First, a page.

On January 16, 2008, almost two years after my son’s death, I was in my new house unpacking some clothing in the master bedroom.
The moving van had not yet arrived and only a few boxes were stacked in the room. I wondered to myself if my son knew I had moved. The spiritual side of me jumped in and I chided myself with, “Of course he knows, Silly.”
Instantly, I heard a strange thrumming noise. After ignoring it for several minutes, I went to investigate. A hummingbird had flown in through the open crack of the sliding door and was trying desperately to escape through one of the four large picture windows in the family room.
As I watched the bird flutter against the large glass window, I knew that I had no way of guiding him down the high wall and out through the door. I certainly didn’t want to traumatize him by waving my arms and possibly chasing him around the great room in an effort to send him outside.
What should I do to rescue this little creature and deliver him to safety?
Suddenly, I felt compelled to walk towards him. He was still fluttering, unsuccessful in his attempt to escape through the window. Since I thought my presence might frighten him, I stopped ten feet back from the window. Then, as if guided by some unseen force, I stretched my palm into the air as high as it would go and closed my eyes.
To my utter amazement, the tiny bird lighted on my fingertips. My breath caught, my heart fluttered and time stood still. I slowly lowered my hand and gazed in awe at the tiny, almost weightless creature before me. He was magnificent. I drank in the iridescent green of his coat, his dainty head and long beak, his tiny spider-like feet, one on the tip of my index finger and one on my middle finger.
“You’re beautiful,” I whispered. “Oh my God, look at you.”
My little friend cocked his head this way and that as if he understood and appreciated my heartfelt compliment. He appeared completely relaxed and calm as if he knew this was exactly what he was supposed to do and where he was supposed to be. I was caught up in the wonder of the moment—his presence, his beauty, the miracle in my hand—when suddenly thoughts of my beautiful son filled my mind.
Instantly, I felt the energy in the room shift as if the very air itself were charged with a strange electrical current. Goose bumps exploded on my body. Then I felt him. Chris was everywhere: in the air and sunlight that poured though the windows, beneath my feet, touching my skin.
I had to ask, even though I already knew, “Chris,” I whispered. “Is that you, buddy? You’re here, aren’t you?”
I knew he was. I knew it in my gut and in my heart and in every fiber of my being. I knew he was behind this little miracle. Not that he was the bird, but it was his way of letting me know that no matter where I lived, he would always be with me.
My heart sang and my spirit soared. My love and gratitude spilled forth, filling the room around me. Life is fascinating and so much, much, more than I had ever been taught. As I drank in the magic of the moment, my gaze drifted back to my hand.
The tiny bird was still patiently perched on my fingertips—a miracle messenger. I felt so small and insignificant in this incredible experience, yet I was so grateful to be part of it, so grateful that as a mother I could ask a heartfelt question of my son and instantly receive confirmation that he had heard me.
Once more I focused on the mission at hand: getting the little bird safely out the door. With the stealth of a cat, I crossed the room, the bird still perched on my fingertips.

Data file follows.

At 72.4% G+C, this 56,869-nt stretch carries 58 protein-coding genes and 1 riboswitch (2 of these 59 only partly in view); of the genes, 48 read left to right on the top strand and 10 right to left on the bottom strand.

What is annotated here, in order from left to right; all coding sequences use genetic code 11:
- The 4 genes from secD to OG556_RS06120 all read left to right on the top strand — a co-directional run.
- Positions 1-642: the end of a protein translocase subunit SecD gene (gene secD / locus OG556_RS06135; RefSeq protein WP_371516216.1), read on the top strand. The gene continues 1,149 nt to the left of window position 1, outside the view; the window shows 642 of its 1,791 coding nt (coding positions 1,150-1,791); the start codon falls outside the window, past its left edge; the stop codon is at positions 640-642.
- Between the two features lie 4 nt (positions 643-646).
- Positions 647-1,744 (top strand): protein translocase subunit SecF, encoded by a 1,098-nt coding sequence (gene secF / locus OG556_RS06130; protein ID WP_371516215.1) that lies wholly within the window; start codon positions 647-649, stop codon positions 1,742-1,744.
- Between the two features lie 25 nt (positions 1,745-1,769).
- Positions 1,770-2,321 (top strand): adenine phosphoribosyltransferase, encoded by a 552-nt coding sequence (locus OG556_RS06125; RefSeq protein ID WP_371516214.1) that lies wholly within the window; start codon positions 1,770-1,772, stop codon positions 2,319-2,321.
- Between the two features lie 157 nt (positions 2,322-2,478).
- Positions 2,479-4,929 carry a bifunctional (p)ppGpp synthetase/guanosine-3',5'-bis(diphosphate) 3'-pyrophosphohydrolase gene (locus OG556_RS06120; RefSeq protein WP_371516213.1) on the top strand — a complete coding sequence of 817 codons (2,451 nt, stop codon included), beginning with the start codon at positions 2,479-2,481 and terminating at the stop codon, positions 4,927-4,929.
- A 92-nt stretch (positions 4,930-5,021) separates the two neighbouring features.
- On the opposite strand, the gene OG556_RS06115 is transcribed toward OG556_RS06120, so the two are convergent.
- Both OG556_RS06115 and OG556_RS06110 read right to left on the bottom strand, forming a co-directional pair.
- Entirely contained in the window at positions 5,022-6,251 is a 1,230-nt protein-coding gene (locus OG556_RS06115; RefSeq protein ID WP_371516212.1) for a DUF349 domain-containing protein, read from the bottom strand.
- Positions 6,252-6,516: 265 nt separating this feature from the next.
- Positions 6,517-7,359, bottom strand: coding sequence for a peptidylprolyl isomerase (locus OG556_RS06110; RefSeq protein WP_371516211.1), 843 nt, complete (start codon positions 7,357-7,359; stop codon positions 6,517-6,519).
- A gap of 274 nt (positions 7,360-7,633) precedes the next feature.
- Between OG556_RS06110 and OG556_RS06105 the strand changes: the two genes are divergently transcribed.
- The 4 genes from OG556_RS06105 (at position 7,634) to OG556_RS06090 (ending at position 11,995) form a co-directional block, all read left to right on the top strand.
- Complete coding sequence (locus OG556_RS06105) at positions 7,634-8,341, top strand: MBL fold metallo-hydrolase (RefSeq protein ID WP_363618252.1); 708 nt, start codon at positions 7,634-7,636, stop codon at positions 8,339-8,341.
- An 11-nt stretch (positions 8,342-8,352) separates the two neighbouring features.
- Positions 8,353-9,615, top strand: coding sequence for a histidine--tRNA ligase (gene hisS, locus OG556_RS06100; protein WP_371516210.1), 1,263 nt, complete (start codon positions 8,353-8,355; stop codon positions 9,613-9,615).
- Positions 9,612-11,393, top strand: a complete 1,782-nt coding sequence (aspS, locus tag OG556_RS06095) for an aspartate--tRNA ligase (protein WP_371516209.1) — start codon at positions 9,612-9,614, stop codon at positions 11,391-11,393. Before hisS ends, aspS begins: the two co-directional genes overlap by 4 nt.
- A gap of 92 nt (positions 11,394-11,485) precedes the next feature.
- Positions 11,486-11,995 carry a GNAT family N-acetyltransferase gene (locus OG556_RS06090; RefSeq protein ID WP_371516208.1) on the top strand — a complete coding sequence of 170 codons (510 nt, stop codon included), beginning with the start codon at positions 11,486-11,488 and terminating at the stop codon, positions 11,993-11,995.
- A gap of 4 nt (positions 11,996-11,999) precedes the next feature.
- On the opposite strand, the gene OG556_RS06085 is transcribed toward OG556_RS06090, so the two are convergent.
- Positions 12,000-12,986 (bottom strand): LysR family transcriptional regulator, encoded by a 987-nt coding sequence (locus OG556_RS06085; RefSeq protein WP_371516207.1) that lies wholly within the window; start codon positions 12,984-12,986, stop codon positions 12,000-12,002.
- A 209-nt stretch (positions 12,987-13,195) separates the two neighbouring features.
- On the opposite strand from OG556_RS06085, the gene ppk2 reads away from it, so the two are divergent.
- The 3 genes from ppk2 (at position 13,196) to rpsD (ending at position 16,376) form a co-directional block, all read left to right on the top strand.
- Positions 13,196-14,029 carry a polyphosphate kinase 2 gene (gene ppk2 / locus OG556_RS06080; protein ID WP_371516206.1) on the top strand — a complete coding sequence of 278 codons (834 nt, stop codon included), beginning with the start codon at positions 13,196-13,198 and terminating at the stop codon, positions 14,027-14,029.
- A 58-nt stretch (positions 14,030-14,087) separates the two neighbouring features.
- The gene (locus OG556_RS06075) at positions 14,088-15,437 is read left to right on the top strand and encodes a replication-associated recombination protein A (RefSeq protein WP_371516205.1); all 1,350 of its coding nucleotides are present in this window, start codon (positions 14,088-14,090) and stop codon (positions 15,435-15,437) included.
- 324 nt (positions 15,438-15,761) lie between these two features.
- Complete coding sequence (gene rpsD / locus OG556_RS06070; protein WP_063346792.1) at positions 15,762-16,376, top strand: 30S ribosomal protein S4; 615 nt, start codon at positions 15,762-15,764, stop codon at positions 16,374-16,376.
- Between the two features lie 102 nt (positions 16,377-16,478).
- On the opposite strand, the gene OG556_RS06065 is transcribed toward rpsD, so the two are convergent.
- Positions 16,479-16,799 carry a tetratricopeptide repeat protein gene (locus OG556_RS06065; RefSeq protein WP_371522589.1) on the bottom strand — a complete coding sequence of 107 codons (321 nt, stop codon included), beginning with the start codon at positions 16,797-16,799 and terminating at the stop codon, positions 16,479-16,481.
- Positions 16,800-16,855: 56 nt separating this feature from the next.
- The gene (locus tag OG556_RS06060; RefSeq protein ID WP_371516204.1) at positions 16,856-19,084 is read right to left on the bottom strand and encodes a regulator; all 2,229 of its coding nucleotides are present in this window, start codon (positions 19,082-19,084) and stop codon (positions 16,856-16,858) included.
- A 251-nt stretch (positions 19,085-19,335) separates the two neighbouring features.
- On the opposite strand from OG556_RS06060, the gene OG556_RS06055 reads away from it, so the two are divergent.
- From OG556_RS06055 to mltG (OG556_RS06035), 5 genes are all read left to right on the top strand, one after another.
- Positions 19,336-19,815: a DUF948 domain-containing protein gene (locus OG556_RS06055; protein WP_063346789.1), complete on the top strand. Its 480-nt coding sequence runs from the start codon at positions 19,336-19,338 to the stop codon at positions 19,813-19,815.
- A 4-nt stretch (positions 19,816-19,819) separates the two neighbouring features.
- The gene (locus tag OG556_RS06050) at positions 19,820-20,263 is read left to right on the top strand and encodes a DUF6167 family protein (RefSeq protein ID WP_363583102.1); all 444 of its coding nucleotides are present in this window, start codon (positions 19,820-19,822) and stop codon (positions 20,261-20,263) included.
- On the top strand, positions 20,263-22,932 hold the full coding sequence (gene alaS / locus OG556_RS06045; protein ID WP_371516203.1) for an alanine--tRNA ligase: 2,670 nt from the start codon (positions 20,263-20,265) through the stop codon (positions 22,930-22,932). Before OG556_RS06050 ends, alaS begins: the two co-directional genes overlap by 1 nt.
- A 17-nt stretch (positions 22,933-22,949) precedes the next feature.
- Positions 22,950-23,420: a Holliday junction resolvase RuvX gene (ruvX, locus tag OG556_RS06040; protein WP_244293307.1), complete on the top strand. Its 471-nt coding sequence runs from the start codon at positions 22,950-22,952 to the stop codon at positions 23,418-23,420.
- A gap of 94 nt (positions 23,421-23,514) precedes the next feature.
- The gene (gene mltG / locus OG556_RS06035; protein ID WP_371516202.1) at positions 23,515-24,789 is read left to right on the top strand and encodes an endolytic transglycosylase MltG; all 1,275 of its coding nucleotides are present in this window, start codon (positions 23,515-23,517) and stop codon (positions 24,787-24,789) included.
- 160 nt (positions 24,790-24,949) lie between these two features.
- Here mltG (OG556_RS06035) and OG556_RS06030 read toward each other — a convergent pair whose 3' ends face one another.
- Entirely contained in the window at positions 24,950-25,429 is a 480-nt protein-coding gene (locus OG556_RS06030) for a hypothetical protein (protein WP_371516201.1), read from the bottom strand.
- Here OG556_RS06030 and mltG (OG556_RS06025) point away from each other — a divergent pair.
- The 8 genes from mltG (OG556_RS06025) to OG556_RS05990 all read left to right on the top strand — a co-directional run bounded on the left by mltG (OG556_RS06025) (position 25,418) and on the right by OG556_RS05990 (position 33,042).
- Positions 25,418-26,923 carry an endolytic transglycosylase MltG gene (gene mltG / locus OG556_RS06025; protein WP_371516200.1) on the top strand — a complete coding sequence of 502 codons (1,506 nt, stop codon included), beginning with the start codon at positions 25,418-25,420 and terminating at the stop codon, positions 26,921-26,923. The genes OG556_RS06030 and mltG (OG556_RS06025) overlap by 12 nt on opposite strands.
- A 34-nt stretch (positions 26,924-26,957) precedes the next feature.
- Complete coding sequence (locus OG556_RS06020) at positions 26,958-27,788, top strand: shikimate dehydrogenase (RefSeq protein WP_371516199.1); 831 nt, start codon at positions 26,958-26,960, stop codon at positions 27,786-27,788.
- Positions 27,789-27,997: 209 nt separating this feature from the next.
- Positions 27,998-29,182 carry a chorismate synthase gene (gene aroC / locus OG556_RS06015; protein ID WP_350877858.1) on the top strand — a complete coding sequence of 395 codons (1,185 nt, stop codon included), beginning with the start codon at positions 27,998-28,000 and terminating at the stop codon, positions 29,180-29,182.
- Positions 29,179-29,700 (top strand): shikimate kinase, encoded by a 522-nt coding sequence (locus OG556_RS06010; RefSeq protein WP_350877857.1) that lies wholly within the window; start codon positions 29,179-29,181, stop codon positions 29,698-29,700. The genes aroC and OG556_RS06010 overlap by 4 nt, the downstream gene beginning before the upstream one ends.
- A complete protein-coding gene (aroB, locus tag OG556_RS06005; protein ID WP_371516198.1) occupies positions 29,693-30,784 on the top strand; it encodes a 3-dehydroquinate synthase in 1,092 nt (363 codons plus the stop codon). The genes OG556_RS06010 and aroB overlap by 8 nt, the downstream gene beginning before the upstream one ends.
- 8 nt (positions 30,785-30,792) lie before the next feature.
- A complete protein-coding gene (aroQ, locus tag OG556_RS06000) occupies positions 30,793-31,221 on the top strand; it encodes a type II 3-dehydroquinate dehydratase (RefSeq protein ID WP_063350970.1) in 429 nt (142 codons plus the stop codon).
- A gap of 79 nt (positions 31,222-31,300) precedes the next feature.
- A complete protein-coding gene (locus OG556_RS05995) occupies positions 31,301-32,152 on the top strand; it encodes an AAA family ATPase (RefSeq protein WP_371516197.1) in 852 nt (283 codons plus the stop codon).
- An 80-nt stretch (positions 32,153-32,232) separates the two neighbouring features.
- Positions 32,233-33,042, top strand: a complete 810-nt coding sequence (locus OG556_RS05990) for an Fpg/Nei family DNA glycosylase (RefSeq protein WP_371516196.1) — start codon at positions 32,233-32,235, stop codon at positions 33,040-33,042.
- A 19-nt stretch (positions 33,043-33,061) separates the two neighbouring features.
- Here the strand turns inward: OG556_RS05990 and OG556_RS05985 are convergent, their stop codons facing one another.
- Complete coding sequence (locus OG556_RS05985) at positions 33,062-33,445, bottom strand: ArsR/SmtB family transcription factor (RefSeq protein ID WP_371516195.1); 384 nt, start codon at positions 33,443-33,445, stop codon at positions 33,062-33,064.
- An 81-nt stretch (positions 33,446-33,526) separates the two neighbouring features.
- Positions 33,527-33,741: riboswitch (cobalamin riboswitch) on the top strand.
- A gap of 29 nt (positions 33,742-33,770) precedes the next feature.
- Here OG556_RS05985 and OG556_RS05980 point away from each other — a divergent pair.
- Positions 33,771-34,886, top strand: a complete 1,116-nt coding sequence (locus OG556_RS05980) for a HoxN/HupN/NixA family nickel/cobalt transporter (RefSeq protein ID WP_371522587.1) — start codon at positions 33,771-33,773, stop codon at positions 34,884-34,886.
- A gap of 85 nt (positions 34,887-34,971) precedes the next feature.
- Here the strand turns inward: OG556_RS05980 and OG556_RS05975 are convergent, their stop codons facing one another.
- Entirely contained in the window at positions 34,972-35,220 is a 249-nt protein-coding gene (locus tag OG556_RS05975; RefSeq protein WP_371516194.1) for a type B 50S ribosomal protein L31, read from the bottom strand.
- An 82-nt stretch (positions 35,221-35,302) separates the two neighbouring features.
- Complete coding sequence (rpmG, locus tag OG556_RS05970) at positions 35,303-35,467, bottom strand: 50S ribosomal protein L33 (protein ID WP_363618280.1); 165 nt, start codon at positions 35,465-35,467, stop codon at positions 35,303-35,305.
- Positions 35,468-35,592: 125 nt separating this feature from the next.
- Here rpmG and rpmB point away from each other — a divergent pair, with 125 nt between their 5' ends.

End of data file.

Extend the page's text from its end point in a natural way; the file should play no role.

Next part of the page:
Slowly and gracefully I made my way to the sliding door. If only I’d opened it more than twelve inches earlier that morning. Holding my breath, I prayed I would be able to slip through the opening without disturbing him.
Success! Now I was in for another surprise. Once I had stepped outside, I assumed the hummingbird would fly away. Instead, I was dumbfounded to find him still content to stay perched on my fingertips. He was looking around, but obviously waiting for something to happen.
The silence stretched between us as I studied him once again, this little creature of God, a messenger, a miracle. He continued to rest on my fingertips long enough to make me question whether or not he would actually fly away. Next, I did what any rational person would do with a tiny hummingbird perched on their fingers. I spoke to him.
“I am so glad you came to visit me today,” I cooed. “You are welcome to come back any time.”
We stared at each other silently for a moment. I had the distinct feeling that he was waiting for something else as he glanced around patiently and waited for me to figure it out. But what?
Maybe I was supposed to tell him it was okay to leave. I thought about this for a moment. How absurd that seemed. Yet, my intuition nudged me to speak to him again and so I did.
“I’ll be okay, little one. You can go now.”
With that, he looked me straight in the eye, nodded his head and disappeared into the brilliant blue sky. I staggered backward a step or two with my mouth agape and my hand on my heart. What in the world had just happened?
I stood there imprinting every detail to memory, soaking in the magic and grateful for the moment, grateful for the knowledge that my son was here with me. To this day those precious moments are as vivid and real as the instant they happened.
The memory of this experience always lightens my heart and reminds me to look for the possibility of an instant miracle from our loved ones on the other side.
Prior to that story, hummingbirds had become a regular messenger from my son. People asked me why my son would choose a hummingbird as a meaningful sign of after death communication and a way to connect with me and others whom he knew and loved. My answer came when my daughter, Kristin discovered five years after he crossed that Chris’s snowboard had a huge picture of a hummingbird on it.